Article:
The clubshell is a small mussel that lives buried in the sand and gravel at the bottom of streams. Its range has been reduced by 95%. As a sedentary filter-feeder, it’s sensitive to anything that disturbs the substrate or water quality, so it’s affected by human activity, including development and agricultural runoff. It’s also threatened by the accidentally-introduced non-native zebra mussel, which reproduces more quickly and suffocates them.


  • #34. Massachusetts

    - Total endangered species: 17
    - Notable species:
    --- Northeastern bulrush (scientific name: Scirpus ancistrochaetus, IUCN category: near threatened)
    --- Plymouth redbelly turtle (scientific name: Pseudemys rubriventris bangsi)
    --- Northeastern beach tiger beetle (scientific name: Cicindela dorsalis dorsalis)

    The northeastern beach tiger beetle spends its whole life on ocean beaches, preferring undisturbed locations with fine sand and natural dune systems. The larvae are voracious feeders that live in burrows that they move according to the season, where they lie in wait to lunge at prey including sand flies. Once abundant from Massachusetts to Virginia, the species is now found only at the extremes of its former range, including just three sites in Massachusetts. It’s threatened by shoreline development and recreational use of beaches, as well as pollution and erosion due to climate change.


  • #33. Iowa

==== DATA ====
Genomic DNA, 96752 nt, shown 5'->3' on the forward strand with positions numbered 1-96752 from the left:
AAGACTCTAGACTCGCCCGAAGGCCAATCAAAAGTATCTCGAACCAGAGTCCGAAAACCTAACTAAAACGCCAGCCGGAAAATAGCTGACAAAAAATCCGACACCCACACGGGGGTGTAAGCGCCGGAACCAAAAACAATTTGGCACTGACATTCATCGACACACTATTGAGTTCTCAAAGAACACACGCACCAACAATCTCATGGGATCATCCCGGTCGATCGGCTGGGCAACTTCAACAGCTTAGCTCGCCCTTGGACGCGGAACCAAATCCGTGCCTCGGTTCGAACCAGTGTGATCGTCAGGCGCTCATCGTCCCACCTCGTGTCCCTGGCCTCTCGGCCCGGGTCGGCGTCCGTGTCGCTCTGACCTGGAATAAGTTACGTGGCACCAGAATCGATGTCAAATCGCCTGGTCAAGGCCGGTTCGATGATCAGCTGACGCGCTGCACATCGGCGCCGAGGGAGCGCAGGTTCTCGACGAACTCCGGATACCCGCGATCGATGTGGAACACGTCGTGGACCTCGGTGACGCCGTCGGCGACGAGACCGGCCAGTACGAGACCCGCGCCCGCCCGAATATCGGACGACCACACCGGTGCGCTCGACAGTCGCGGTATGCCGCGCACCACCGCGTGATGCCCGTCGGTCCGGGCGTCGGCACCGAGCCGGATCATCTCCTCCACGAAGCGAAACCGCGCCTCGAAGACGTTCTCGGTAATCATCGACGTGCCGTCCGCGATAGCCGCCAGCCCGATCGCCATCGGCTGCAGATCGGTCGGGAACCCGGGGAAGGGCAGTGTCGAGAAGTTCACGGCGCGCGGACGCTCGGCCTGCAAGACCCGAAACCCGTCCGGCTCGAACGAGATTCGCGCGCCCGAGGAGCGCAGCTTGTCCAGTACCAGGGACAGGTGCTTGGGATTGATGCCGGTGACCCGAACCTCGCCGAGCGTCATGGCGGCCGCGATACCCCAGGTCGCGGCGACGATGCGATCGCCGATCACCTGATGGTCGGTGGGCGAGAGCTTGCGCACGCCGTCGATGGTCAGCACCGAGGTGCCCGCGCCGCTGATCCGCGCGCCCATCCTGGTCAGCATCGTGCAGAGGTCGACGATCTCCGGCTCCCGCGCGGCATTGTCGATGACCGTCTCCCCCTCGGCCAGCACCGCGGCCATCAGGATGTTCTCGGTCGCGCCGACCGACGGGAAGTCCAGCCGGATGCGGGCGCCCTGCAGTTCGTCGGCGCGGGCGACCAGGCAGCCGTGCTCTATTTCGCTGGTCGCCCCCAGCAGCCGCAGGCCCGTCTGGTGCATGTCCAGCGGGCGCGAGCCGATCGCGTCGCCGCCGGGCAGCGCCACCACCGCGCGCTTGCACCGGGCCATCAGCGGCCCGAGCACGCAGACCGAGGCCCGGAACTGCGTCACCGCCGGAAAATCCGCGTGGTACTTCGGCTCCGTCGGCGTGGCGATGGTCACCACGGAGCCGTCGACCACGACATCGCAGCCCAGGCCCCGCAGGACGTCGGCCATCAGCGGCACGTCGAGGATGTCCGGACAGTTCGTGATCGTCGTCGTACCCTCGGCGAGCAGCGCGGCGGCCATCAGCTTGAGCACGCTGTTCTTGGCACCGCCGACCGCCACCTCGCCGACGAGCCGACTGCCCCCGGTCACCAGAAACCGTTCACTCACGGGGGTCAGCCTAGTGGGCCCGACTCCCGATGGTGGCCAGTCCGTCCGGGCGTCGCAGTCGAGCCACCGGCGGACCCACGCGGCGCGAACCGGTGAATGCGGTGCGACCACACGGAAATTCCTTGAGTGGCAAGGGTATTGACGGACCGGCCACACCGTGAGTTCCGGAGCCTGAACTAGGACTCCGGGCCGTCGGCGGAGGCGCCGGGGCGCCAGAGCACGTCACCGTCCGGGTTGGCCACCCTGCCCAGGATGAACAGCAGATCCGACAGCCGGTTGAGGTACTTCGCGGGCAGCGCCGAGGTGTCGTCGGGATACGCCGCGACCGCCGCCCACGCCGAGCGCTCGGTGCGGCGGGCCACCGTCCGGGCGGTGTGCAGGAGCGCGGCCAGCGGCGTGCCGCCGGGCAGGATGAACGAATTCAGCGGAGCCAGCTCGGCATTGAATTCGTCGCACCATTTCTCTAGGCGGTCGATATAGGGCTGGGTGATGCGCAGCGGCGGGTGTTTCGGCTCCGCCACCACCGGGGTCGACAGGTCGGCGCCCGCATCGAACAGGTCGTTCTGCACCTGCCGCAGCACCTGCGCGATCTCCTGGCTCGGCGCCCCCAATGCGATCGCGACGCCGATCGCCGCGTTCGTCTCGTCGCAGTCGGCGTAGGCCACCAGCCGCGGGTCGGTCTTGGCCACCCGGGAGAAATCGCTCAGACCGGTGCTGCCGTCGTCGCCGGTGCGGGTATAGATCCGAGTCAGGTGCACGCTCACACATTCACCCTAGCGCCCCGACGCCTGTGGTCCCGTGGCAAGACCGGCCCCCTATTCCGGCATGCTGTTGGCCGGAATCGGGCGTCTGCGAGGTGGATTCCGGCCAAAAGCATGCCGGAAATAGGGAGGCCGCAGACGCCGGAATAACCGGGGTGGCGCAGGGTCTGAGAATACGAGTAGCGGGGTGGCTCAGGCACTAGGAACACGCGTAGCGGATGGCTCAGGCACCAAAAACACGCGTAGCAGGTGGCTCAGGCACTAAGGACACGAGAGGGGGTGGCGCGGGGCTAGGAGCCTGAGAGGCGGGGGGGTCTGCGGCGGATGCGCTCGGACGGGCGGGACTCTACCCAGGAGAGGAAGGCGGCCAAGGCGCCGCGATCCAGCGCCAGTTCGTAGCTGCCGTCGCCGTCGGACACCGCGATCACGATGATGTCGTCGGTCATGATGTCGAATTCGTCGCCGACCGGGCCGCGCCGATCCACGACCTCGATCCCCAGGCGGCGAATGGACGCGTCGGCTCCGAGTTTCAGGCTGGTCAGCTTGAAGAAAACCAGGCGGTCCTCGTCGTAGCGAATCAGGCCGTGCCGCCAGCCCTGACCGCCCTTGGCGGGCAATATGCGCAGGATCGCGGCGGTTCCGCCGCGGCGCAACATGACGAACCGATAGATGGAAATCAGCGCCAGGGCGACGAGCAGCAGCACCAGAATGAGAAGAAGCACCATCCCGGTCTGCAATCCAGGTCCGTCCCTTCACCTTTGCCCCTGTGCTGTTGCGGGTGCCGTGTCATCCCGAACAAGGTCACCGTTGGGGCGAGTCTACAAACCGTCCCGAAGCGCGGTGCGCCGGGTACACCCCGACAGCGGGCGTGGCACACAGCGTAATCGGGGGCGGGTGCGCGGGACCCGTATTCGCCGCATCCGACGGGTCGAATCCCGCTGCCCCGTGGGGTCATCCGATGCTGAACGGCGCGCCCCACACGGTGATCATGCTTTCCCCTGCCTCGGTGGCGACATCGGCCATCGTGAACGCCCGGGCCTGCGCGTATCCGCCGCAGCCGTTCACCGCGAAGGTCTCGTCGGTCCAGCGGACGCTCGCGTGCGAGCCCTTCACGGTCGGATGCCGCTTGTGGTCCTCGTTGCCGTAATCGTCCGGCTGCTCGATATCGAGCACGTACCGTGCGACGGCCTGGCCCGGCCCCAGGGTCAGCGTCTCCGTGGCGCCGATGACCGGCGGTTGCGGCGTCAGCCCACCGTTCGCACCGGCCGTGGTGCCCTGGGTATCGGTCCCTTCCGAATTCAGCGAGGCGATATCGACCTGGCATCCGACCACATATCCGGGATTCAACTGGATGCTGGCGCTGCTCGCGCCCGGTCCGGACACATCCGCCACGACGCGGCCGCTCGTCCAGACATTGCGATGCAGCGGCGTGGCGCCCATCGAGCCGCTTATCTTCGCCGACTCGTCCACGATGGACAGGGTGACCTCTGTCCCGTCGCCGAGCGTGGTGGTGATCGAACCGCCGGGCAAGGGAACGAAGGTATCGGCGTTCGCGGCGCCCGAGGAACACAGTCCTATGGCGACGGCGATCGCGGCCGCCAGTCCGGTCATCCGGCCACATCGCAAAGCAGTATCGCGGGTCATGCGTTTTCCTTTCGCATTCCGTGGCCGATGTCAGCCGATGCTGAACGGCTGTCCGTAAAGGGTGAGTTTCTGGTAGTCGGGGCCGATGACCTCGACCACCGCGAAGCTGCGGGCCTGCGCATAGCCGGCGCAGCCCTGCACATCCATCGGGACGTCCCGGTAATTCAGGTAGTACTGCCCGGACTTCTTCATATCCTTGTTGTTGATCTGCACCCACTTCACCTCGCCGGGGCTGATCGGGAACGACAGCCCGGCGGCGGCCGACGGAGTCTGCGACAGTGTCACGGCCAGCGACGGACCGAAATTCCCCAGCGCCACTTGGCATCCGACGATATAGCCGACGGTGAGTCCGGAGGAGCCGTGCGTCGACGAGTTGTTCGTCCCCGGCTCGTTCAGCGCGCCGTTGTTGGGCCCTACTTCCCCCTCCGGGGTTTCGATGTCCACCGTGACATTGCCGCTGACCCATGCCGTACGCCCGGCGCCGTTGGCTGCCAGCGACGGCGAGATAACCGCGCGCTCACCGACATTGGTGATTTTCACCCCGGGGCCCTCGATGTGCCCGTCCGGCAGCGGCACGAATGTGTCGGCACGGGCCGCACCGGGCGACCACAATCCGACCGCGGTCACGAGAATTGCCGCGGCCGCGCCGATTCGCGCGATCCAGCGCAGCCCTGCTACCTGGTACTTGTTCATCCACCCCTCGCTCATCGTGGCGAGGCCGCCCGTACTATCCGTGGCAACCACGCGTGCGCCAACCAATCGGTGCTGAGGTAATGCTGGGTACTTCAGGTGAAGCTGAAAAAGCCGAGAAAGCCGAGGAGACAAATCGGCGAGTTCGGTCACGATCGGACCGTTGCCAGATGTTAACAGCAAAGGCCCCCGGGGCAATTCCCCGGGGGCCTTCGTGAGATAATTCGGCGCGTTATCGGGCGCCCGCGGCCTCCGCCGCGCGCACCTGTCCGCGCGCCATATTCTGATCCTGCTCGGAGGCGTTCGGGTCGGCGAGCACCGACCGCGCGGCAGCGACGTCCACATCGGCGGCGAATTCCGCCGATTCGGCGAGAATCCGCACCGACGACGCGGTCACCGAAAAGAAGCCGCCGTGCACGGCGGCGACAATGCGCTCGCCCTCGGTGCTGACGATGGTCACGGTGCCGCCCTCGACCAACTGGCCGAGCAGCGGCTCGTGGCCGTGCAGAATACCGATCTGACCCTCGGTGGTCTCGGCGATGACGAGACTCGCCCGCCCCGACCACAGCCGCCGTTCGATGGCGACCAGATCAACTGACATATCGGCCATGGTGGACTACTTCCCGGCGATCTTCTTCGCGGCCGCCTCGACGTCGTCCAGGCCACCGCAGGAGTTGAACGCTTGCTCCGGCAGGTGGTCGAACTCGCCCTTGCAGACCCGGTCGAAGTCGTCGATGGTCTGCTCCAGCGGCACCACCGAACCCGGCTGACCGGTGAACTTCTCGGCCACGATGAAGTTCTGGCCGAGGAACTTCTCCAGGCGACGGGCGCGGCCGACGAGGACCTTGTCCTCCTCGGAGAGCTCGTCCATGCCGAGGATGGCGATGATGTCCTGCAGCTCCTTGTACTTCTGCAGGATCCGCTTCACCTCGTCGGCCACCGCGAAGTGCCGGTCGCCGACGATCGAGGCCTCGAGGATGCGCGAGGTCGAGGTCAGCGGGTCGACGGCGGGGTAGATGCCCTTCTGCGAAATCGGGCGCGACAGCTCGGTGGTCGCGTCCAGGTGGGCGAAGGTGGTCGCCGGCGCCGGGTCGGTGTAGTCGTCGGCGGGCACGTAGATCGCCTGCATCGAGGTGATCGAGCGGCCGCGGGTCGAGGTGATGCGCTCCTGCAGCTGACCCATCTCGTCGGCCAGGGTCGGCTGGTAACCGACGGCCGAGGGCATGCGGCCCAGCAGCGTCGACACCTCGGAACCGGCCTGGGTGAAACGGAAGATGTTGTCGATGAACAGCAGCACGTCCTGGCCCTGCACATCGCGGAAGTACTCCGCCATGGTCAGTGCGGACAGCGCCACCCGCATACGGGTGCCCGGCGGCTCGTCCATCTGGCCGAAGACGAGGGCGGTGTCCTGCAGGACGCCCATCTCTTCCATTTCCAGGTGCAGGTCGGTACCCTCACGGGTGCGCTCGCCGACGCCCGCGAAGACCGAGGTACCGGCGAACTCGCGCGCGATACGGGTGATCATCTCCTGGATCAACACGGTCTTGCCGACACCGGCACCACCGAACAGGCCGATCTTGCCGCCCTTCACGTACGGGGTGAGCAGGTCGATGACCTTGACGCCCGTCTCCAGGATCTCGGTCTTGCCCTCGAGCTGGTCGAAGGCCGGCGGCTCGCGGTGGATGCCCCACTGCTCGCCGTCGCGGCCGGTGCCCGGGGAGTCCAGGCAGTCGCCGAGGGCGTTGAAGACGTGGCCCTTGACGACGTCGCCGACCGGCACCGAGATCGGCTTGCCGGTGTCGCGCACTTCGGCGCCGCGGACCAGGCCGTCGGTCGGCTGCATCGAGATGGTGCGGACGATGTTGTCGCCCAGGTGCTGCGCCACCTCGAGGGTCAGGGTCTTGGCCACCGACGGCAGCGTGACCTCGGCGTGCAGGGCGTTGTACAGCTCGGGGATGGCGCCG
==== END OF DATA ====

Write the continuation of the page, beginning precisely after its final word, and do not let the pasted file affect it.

- Total endangered species: 18
    - Notable species:
    --- Rusty patched bumble bee (scientific name: Bombus affinis, IUCN category: critically endangered)
    --- Dakota skipper (scientific name: Hesperia dacotae, IUCN category: endangered)
    --- Higgins eye (pearlymussel) (scientific name: Lampsilis higginsii, IUCN category: endangered)

    While there’s plenty of news about the plight of the beloved honeybee, it’s less often noted that it is an introduced non-native species, managed by humans much like livestock. North America has many species of native bees that are also in trouble. The rusty patched bumble bee is one that is critically endangered. Once found across much of the U.S., its habitat has been reduced by farming and development, and it is likely affected by pesticides, disease, and climate change.

  • #32. Minnesota

    - Total endangered species: 19
    - Notable species:
    --- Minnesota dwarf trout lily (scientific name: Erythronium propullans)
    --- Leedy's roseroot (scientific name: Rhodiola integrifolia ssp. leedyi)

    The Minnesota dwarf trout lily is unique to the state—in fact it’s found on only 600 acres in a few counties. This spring-blooming woodland wildflower has probably always been rare, so conservation efforts focus on protecting its existing habitat from development, erosion, and human activity. About half of the sites where it is found are on protected land, but many populations are on private land held by owners that have agreed to protect this unique species.


  • #31. Oklahoma

    - Total endangered species: 20
    - Notable species:
    --- Ouachita rock pocketbook (scientific name: Arkansia wheeleri)
    --- Ozark big-eared bat (scientific name: Corynorhinus townsendii ingens)

    The Ozark big-eared bat is a subspecies of the Townsend’s big-eared bat that is found only in a few places in Oklahoma and Arkansas. It does not migrate and lives in caves year-round, so it is threatened by human disturbance, especially while it hibernates in the winter, which may cause a bat to lose too much of its body weight to survive until spring. Conservation efforts have included installing steel gates to keep people out of caves that are homes to their colonies.